United Airlines called the forcible removal of a passenger in April a "horrible failure" on Tuesday and promised to "do better" by reducing overbooking, limiting the use of law enforcement, and increasing the cash incentive to passengers who voluntarily give up their seat before boarding.
"We had a horrible failure three weeks ago," Oscar Munoz, United's CEO, told the House Transportation Committee during the hearing. "It is not who we are. It is not this company and frankly it is not this industry."
The testimony comes nearly a month after video spread across social media of a Kentucky doctor who was dragged off a United plan after the flight was overbooked, which prompted widespread outrage, a federal investigation, and a lawsuit by the doctor against the company. The company settled with the passenger outside of court.
Munoz said a company report on the incident revealed several points where the company failed. Munoz said the airline called on security when there was no safety threat, it booked crew at the last minute and didn't offer enough incentives for passengers to give up a seat.
"Our employees did not have the authority to do what was right or use common sense," he added. "This has to be a turning point for 87,000 professionals here at United."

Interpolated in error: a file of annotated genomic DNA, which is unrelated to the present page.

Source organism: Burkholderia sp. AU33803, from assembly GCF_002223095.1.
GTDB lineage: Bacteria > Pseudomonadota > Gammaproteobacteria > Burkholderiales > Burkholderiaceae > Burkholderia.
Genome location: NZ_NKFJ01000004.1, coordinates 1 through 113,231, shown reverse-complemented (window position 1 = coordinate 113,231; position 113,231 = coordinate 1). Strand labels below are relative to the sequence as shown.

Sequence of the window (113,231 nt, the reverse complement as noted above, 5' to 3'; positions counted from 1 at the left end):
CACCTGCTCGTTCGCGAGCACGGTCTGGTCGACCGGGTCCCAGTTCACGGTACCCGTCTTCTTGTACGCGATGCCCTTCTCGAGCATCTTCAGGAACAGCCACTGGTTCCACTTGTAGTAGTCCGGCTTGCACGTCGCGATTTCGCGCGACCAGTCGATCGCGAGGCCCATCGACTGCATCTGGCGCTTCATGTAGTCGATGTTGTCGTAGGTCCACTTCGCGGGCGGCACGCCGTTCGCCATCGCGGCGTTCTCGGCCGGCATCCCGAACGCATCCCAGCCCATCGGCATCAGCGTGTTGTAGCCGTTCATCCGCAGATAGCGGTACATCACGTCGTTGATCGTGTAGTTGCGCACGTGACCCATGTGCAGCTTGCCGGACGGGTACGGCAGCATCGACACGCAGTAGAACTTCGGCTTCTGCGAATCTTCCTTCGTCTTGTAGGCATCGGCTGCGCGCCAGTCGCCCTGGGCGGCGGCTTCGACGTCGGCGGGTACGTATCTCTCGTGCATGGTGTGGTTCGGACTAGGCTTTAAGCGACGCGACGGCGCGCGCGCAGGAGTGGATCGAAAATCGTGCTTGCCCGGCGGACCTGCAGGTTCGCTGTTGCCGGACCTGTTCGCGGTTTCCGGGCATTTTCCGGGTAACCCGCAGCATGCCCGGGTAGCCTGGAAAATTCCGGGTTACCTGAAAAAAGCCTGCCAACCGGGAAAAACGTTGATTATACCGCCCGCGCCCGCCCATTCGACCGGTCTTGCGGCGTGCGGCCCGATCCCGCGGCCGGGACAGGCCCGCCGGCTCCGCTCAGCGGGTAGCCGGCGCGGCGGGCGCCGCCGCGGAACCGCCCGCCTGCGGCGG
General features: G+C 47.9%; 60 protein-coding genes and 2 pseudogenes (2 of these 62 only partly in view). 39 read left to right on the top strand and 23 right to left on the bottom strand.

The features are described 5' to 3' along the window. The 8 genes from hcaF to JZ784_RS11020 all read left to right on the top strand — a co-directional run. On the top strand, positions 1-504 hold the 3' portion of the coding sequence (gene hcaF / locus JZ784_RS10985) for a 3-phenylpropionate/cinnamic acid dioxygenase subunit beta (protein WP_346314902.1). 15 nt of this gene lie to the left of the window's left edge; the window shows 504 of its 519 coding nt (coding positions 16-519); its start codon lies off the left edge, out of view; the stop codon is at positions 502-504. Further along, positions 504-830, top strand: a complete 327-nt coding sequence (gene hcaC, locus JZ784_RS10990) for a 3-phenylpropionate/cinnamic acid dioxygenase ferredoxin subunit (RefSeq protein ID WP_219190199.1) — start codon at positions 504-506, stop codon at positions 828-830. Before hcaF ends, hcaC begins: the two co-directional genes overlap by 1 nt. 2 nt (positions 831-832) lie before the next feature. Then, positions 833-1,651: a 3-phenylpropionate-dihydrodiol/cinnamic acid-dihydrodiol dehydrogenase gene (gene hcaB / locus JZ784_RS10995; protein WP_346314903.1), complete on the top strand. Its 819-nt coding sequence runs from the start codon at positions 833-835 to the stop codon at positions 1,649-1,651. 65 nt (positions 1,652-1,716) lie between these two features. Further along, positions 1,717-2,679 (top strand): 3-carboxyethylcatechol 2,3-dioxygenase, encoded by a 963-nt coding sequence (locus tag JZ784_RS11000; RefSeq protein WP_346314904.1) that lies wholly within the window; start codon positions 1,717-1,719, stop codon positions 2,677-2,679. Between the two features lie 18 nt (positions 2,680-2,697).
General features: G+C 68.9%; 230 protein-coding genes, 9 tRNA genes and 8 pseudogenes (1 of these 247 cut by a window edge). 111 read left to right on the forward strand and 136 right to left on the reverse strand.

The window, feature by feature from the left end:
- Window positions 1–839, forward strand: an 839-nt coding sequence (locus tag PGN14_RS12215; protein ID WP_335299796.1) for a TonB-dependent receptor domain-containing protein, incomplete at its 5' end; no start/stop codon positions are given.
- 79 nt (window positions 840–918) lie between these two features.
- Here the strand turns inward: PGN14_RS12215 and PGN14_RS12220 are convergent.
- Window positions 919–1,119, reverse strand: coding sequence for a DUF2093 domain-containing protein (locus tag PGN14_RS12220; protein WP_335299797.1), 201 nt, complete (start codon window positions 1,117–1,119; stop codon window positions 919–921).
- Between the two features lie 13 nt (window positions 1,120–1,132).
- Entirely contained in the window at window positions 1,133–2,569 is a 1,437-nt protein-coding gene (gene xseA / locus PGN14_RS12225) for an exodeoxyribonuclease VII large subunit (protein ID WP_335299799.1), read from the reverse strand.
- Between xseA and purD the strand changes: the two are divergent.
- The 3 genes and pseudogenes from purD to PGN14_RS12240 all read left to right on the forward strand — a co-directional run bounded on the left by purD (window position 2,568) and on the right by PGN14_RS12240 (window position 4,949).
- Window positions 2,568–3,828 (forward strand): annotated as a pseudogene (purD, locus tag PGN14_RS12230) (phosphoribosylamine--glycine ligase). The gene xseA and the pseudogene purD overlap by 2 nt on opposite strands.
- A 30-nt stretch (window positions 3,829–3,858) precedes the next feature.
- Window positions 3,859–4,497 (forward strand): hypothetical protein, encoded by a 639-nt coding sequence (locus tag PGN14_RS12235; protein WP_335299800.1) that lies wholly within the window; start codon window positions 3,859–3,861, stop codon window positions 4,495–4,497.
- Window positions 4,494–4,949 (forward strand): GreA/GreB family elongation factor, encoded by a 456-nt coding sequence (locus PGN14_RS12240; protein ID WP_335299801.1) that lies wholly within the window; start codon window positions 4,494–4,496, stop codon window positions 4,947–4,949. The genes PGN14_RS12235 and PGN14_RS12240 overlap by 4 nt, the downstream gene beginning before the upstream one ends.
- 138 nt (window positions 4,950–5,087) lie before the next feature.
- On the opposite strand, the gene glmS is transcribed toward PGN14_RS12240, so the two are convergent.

Munoz, who was accompanied by United Airlines President Scott Kirby, was one of five airline executives who were grilled by the committee members during, an at times, tense hearing.
Duncan Hunter (R-CA) told the executives he wanted to ask them "Why do you hate the American people?" but then decided against it.
"Then I was going to ask 'How much do you hate the American people?'" he said "But I'm not going to ask that either."
Rep. Eddie Bernice Johnson (D-TX) suggested that United forced the doctor off its flight because his seat was purchased for a lower fare. She asked Munoz if the airline chooses passengers to give up their seat based on how much they pay for their ticket.
"Is that how you determine who to mistreat?" she asked.
"It was a mistake of epic proportions in hindsight, clearly," said Munoz.
A large portion of the hearing focused on fees charged to consumers for cancellations and rebooking. The executives explained that overbooking is a common practice to keep fares down for passengers while ensuring the company does not lose money by offering low ticket prices.
But Bob Jordan, a Southwest Airlines executive, said that beginning May 8, the airline will no longer overbook flights.
Peter DeFazio (D-OR), who introduced a bill that would require airlines to clearly disclose fees and policies to consumers, asked Jordan how it would affect the airline's bottom line.
"Southwest, are you going to go broke?" he asked.
"We are not going to go broke," said Jordan.